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Analysis Of Telomere Dysfunction For Early Breast Cancer Detection
Investigator Initiated Research
Rationale: The cancer stem cell theory proposes that cancers arise from malignant transformation of normal stem or progenitor cells. The inherent properties of normal stem/progenitor cells may impart their transformed counterparts with the ability to form invasive tumors, evade traditional anti-tumor therapies and establish metastasis. Telomere dysfunction is likely a key driving force behind the genomic instability observed in early cancer lesions. Since genomic instability is one of the earliest neoplastic changes known to occur in malignant transformation, determining its cause(s) in cancer stem/progenitor cells is critical for understanding the etiology of cancer. Several recent reports support the concept that defects in telomere maintenance initiate genomic instability eventually resulting in the development of breast cancer and other cancers. While the general concept of defective telomere maintenance initiating genomic instability has been acknowledged, there remains a critical gap in the understanding of the extent of telomere dysfunction in human cancers due to limitations in detecting telomere dysfunction within tissue. This proposal addresses this critical problem by focusing on an innovative method for detecting and analyzing telomere dysfunction in order to elucidate mechanisms responsible for the origin of genomic instability in breast cancer stem/progenitor populations leading to cancer.
Hypothesis: The central hypothesis of this research is that telomere dysfunction is one of the key driving forces behind the genomic instability observed in early cancer lesions. The hypothesis of this proposal is based on several reports and on our recent findings that: 1) telomere dysfunction is present in over 90% of breast tumors, but absent in normal tissue and 2) telomere fusion junctions contain relatively short regions of non-telomeric DNA from known highly recombinagenic regions such as fragile sites and subtelomeric regions. In light of our findings and the findings of others, we propose the following mechanism for the destabilizing effect of telomere dysfunction: loss of telomere function occurs initially in a breast cancer stem cell(s) resulting in end-to-end chromosome fusions, causing genomic instability via breakage-fusion-bridge cycles during subsequent cell cycles. Consequently, loss of genomic integrity leads to misregulation of genes involved in growth control and other critical functions, such as regulation of telomerase activity, ultimately resulting in tumorigenesis . These telomere fusions are thus early indicators of tumorigenesis, and we have developed an innovative PCR-based assay to detect and analyze these fusions in human cell lines and tissue.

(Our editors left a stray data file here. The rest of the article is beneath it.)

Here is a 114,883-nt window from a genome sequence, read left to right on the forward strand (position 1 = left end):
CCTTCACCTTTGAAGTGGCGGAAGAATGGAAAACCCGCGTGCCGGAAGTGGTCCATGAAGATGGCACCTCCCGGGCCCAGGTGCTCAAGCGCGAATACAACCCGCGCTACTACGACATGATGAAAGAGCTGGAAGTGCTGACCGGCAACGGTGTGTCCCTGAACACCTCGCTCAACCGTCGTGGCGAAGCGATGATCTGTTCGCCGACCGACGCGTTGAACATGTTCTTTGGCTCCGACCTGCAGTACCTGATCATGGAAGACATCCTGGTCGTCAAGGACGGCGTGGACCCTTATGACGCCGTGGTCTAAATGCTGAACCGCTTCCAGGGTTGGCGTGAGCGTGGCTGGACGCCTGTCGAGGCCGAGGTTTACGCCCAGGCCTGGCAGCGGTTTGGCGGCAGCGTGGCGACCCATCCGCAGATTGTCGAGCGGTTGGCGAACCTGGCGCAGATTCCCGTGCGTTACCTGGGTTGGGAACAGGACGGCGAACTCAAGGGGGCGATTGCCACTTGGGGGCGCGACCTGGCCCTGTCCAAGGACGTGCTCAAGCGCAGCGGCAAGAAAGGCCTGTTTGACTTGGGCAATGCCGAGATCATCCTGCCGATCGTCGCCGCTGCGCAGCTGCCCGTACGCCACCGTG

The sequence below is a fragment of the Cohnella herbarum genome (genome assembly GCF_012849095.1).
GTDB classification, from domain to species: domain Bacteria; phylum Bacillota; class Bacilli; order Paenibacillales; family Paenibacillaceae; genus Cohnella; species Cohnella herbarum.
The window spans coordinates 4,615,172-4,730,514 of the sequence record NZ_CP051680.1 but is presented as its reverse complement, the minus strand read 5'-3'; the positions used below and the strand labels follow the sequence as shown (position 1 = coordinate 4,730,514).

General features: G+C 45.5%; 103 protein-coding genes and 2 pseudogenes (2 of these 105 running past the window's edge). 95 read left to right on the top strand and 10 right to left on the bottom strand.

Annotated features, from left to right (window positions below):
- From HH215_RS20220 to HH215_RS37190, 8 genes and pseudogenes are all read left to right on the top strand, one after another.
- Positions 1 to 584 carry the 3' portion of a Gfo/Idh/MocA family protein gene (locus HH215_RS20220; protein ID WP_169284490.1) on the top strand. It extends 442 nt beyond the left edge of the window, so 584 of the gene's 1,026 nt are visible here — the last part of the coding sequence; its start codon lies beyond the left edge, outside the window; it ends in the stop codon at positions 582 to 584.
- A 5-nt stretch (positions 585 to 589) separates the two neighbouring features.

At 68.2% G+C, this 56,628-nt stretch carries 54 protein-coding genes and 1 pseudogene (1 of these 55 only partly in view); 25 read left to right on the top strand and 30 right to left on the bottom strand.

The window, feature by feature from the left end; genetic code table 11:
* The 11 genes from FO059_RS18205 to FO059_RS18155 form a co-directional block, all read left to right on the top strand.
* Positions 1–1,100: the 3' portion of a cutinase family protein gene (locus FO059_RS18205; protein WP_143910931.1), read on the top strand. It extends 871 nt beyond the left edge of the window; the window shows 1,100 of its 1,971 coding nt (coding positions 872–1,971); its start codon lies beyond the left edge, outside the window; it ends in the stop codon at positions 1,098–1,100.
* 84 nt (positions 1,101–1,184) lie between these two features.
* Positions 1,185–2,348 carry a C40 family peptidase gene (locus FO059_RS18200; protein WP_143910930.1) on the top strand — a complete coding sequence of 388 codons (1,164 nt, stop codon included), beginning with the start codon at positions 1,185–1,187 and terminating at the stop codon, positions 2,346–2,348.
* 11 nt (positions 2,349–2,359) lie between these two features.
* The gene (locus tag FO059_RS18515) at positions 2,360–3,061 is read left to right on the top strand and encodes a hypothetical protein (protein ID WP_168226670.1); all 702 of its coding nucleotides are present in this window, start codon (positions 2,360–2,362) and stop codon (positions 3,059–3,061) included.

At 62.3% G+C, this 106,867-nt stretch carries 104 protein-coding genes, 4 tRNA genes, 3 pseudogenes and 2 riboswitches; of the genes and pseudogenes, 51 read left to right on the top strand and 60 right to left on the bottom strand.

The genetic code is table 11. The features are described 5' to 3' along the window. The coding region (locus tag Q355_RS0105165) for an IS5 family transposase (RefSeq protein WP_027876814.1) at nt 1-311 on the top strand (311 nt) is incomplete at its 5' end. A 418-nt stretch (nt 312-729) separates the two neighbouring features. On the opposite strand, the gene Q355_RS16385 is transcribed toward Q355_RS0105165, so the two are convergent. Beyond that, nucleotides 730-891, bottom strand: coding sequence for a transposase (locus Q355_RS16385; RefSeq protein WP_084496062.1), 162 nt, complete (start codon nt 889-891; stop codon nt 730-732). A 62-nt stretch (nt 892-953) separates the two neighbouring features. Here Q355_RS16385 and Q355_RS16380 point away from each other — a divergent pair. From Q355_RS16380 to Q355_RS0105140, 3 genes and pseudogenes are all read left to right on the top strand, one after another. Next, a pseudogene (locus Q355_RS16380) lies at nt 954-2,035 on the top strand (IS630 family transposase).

The objective of this proposal is to study the role of telomere maintenance and the extent of telomere dysfunction in cancer stem/progenitor cells during tumorigenesis. Although the basic theory of a stem cell origin for breast cancer is supported by several lines of evidence, this basic concept does not account for the following seemingly paradoxical observations of telomere maintenance and telomerase reactivation during tumorigenesis: 1) stem and progenitor cells generally have relatively long telomere lengths though tumors have relatively short telomere lengths; 2) telomerase is moderately active in stem and progenitor cells but telomerase is highly active in tumors. These questions will also be directly addressed by experiments in this proposal. These experiments are expected to help resolve a longstanding question of the tumor stem-cell theory: whether tumor precursor cells are derived from transformed stem cells themselves or from more differentiated progeny that then attain stem-cell like properties during carcinogenesis .
Specific Aim: Determine the extent of telomere dysfunction in breast cancer stem/progenitor cells.
Study Design: We have developed a PCR-based method to detect and analyze chromosome fusions from isolated genomic DNA. Additionally, we have successfully isolated several subpopulations of primary breast cancer cells including cancer stem cells by flow cytometry and have used them for several biochemical assays. Stem/progenitor cell populations from both normal and tumor tissue will be compared in regard to telomere maintenance parameters such as the extent of telomere dysfunction, telomere length, and telomerase activity. Combining innovative developments between our two labs will allow us to determine the extent of telomere dysfunction in breast cancer stem/progenitor cells. This is a valuable collaboration between Dr. David Gilley with expertise in telomere maintenance and Dr. Harikrishna Nakshatri with expertise in breast cancer stem/progenitor cells.